What happened to this girl in Florida should make everyone pause. If he did what he’d done in India, people here might be inclined to say, “What a horrible place that is for women.” (Which is true.) Instead, what we say is, “He’s a lunatic,” or, better still, “What was she doing for him to think he could stop and offer her money for sex?” While this man is dangerous, he’s probably not mentally ill. If he is, then so are the millions of other men that feel entitled to assault and brutalize children and women and “othered” people every day.
“When I first got this role I just cried like a baby because I was like, ‘Wow, next Halloween, I’m gonna open the door and there’s gonna be a little kid dressed as the Falcon.’ That’s the thing that always gets me. I feel like everybody deserves that. I feel like there should be a Latino superhero. Scarlett does great representation for all the other girls, but there should be a Wonder Woman movie. I don’t care if they make 20 bucks, if there’s a movie you’re gonna lose money on, make it Wonder Woman. You know what I mean, ’cause little girls deserve that.”—Anthony Mackie, via this article I can’t make a hyperlink to because I’m on my phone: http://flavorwire.com/452040/captain-america-star-anthony-mackie-is-right-kids-deserve-more-diverse-superhero-movies/
“First you’re taught to fear a phantom, a man in black, a man with a knife, a man who’ll pounce in dark alleys. Well-intentioned women—mothers, aunts, teachers—will train you to protect yourself: Don’t wear your hair in a ponytail; it’s easier to grab. Hold your keys in one hand; hold your pepper spray in the other. Avoid dark alleys. When you reach young adulthood, the lessons change. They acquire an undertone of disgust: Don’t drink so much. Don’t wear such short skirts. You’re sending mixed signals; you’re putting yourself at risk.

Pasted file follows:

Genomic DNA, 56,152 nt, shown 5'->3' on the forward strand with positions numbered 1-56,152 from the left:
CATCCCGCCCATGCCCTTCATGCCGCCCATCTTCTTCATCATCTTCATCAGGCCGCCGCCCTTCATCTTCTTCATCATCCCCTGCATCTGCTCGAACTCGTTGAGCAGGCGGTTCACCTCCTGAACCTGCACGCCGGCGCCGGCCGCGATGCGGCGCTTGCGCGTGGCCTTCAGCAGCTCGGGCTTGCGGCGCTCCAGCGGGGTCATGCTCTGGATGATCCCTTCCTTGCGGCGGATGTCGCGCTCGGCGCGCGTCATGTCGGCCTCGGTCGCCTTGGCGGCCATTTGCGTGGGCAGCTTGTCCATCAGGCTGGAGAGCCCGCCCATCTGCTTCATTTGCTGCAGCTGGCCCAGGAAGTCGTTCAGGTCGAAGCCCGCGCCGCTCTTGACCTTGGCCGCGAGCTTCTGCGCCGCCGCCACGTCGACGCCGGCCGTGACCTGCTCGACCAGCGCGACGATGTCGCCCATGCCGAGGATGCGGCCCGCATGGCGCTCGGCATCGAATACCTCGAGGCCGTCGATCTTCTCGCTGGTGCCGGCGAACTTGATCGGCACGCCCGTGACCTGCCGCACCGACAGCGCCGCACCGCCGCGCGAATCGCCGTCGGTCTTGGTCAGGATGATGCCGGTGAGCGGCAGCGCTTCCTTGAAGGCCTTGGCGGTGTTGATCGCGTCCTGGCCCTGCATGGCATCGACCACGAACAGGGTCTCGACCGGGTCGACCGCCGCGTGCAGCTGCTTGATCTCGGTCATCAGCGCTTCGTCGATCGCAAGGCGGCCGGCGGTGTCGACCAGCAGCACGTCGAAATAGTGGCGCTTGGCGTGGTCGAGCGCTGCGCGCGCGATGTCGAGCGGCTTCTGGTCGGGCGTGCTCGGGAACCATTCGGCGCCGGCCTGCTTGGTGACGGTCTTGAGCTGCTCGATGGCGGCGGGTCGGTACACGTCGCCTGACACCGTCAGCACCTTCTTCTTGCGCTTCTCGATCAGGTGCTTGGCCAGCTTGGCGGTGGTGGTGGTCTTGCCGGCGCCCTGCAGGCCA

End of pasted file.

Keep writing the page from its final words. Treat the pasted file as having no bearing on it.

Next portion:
If you follow the advice and it never happens—if you end up one of the three out of four—you can convince yourself that safety is a product of your own making, a reflection of inherent goodness. But if you’re paying attention, you realize something doesn’t add up. Because it keeps happening: to your sisters; to your friends; to little girls and grown women you’ll never meet, in places like Cleveland, Texas; Steubenville, Ohio; New Delhi. Good people, bad people, neutral. It keeps happening in TV shows and novels and movies—they open on the missing girl, the dead girl, the raped girl. If you’re paying attention, you begin to realize that it isn’t happening. It is being done. And you are not safe. You have never been safe. You were born with a bulls-eye on your back. All you have ever been is lucky.